Approvals for bevacizumab, were based upon the results of the two large phase III studies the North American Eastern Cooperative Oncology Group (ECOG) 4599  and the European AVAiL  concerning the improvement in RR and PFS. Overall, bevacizumab plus platinum-based chemotherapy offers clinical benefit for bevacizumab-eligible patients with advanced NSCLC. As a result to the exciting role of bevacizumab in NSCLC, other anti-angiogenic agents, including small molecule TKIs targeting the vascular endothelial growth factor receptor (VEGFR) have developed and are currently being explored.
The latest goal of the researchers is the evaluation of antiangiogenics in combination with radiotherapy. Data do not support the combination of bevacizumab and radiation . Aflibercept a recombinant human fusion protein targeting the VEGF is either well tolerated in phase II trials with platinum- and erlotinib-resistant lung adenocarcinoma  or disappointing results in phase III clinical trials  in nonsquamous NSCLC patients.
In a phase III trial that investigated OS for sunitinib, a VEGFR TKI plus erlotinib versus placebo plus erlotinib in patients with refractory NSCLC, concluded that the combination of sunitinib plus erlotinib was associated with a statistically significantly longer PFS and greater ORR . Another VEGFR TKI, sorafenib inhibits the Ras/Raf pathway, which is overactive in cancer patients with a K-ras mutation, showed relevant clinical activity in a phase II study . However, a Phase III, randomized, double-blind, placebo-controlled trial of gemcitabine/cisplatin alone or with sorafenib for the first-line treatment of advanced, nonsquamous NSCLC did not meet its primary end point of improved OS .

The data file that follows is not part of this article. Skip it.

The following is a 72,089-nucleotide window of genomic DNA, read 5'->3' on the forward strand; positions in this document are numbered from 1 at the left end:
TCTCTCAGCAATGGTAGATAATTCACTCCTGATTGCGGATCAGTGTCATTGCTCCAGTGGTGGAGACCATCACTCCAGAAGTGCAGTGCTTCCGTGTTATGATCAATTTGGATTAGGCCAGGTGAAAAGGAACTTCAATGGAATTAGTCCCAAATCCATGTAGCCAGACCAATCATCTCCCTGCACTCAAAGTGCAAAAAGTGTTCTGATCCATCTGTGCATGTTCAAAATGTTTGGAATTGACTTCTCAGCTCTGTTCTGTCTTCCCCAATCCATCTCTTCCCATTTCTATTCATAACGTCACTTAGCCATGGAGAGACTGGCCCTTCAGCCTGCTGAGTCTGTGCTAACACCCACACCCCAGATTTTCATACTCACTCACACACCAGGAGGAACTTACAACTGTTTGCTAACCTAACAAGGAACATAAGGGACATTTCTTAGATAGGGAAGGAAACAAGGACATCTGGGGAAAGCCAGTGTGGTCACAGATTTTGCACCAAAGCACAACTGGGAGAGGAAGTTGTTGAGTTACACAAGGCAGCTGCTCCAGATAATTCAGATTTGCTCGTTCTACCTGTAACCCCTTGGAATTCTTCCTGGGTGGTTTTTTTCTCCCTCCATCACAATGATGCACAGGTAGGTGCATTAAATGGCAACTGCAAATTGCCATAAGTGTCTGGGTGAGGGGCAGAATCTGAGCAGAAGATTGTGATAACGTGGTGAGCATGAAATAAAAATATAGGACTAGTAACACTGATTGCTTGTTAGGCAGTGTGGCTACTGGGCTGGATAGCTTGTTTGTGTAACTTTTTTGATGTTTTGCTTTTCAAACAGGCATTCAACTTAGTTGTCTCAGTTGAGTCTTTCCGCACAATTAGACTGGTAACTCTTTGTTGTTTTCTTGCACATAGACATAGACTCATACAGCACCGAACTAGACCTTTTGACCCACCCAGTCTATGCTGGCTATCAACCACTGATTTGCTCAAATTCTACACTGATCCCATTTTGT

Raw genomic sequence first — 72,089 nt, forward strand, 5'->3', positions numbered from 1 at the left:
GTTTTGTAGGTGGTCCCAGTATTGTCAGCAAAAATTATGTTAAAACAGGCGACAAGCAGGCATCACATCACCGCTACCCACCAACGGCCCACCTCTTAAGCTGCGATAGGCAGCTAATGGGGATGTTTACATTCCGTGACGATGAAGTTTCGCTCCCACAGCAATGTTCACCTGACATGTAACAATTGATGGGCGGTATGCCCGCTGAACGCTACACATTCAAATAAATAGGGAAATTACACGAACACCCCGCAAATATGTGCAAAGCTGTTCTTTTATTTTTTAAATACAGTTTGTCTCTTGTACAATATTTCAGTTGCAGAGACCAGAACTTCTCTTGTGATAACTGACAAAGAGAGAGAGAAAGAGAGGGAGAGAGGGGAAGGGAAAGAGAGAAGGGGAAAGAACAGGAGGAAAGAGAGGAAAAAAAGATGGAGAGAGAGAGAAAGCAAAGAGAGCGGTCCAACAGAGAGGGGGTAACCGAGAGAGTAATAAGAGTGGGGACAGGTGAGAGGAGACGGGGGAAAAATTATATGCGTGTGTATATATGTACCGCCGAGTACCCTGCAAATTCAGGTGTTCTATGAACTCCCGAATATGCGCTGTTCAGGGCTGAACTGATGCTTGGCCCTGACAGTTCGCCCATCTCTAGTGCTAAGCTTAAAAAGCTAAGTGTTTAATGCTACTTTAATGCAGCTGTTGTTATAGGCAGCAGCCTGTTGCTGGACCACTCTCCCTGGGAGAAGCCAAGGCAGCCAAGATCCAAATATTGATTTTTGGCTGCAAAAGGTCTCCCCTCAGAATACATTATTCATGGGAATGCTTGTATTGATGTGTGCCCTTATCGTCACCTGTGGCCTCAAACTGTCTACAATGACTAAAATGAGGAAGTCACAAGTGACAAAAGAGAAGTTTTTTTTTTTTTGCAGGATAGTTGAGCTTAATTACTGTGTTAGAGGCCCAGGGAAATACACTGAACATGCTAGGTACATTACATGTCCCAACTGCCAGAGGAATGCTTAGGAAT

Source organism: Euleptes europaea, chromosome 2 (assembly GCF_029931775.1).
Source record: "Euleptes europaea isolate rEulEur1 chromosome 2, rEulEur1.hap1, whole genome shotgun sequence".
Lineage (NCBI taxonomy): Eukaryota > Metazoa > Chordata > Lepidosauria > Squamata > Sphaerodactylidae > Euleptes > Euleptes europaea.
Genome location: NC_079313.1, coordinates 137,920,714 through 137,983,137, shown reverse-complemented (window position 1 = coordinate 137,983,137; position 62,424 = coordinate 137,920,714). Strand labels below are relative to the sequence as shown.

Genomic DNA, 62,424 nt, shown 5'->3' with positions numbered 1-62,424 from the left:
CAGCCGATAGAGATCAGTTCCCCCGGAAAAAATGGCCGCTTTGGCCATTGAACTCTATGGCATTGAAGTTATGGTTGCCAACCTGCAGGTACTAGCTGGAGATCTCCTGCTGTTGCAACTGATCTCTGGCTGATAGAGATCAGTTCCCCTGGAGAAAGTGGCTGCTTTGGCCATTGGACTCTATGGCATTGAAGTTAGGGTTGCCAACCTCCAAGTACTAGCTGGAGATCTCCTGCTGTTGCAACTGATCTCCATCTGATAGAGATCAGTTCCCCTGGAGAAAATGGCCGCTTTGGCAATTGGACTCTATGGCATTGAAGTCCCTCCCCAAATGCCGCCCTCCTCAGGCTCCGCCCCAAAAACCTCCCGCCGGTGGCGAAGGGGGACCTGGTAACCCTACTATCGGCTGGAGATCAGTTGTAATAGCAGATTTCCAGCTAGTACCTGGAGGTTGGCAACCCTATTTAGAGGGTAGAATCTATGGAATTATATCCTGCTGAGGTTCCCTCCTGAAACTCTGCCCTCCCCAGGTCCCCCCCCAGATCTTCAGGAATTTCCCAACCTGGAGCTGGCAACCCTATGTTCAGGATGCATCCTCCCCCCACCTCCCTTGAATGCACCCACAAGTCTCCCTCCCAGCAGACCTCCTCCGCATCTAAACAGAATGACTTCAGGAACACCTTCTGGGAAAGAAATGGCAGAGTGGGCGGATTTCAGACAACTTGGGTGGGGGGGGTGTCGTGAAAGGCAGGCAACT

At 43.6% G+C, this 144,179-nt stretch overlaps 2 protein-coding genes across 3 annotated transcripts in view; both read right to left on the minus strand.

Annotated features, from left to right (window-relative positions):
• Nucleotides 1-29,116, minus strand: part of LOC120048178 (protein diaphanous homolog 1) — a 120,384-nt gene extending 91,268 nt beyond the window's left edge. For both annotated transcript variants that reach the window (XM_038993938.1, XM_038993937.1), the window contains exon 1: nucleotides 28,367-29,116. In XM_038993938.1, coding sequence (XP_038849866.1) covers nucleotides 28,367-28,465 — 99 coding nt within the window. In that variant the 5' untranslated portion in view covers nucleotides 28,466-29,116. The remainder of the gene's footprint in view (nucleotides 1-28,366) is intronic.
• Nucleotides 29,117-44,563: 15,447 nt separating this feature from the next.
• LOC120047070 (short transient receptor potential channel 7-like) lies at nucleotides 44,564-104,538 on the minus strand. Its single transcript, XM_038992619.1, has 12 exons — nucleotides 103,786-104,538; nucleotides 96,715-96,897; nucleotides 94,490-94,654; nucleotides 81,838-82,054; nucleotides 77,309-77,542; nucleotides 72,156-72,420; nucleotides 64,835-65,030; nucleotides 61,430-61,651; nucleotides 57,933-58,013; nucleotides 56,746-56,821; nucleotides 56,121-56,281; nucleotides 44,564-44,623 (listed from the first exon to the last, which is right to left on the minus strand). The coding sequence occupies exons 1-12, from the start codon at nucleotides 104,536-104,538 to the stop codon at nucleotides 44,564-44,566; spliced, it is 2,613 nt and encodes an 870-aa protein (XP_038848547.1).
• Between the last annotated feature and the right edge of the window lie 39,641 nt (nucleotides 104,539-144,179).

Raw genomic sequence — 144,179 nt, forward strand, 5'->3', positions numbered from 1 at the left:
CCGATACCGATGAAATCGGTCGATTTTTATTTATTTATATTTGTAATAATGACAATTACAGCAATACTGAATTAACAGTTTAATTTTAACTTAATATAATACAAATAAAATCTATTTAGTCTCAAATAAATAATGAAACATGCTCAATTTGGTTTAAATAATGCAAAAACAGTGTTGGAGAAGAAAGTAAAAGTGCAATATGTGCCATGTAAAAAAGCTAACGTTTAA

Furthermore, Motesanib is a selective oral inhibitor of VEGF receptors-1, 2, and 3, platelet-derived growth factor receptor (PDGFR) that showed encouraging results in a phase II trial  in combination with carboplatin/paclitaxel as frontline therapy in NSCLC which led to the development of the MONET1 study. However, this phase III trial failed to achieve its primary endpoint of OS when adding a VEGFR TKI to first-line chemotherapy .
Another VEGR inhibitor is pazopanib (GW786034; GlaxoSmithKline, Philadelphia) which has been evaluated as monotherapy in phase II trial with favorable results. Several clinical trials that are currently ongoing or recruiting or even completed, include pazopanib in combination with erlotinib (NCT01027598) or with vinorelbine (NCT01060514), in combination (NCT00871403) and in comparison to pemetrexed (NCT01313663) and data are keenly awaited. http://www.clinicaltrials.gov/ct2/results?term=Pazopanib+NSCLC&Search=Search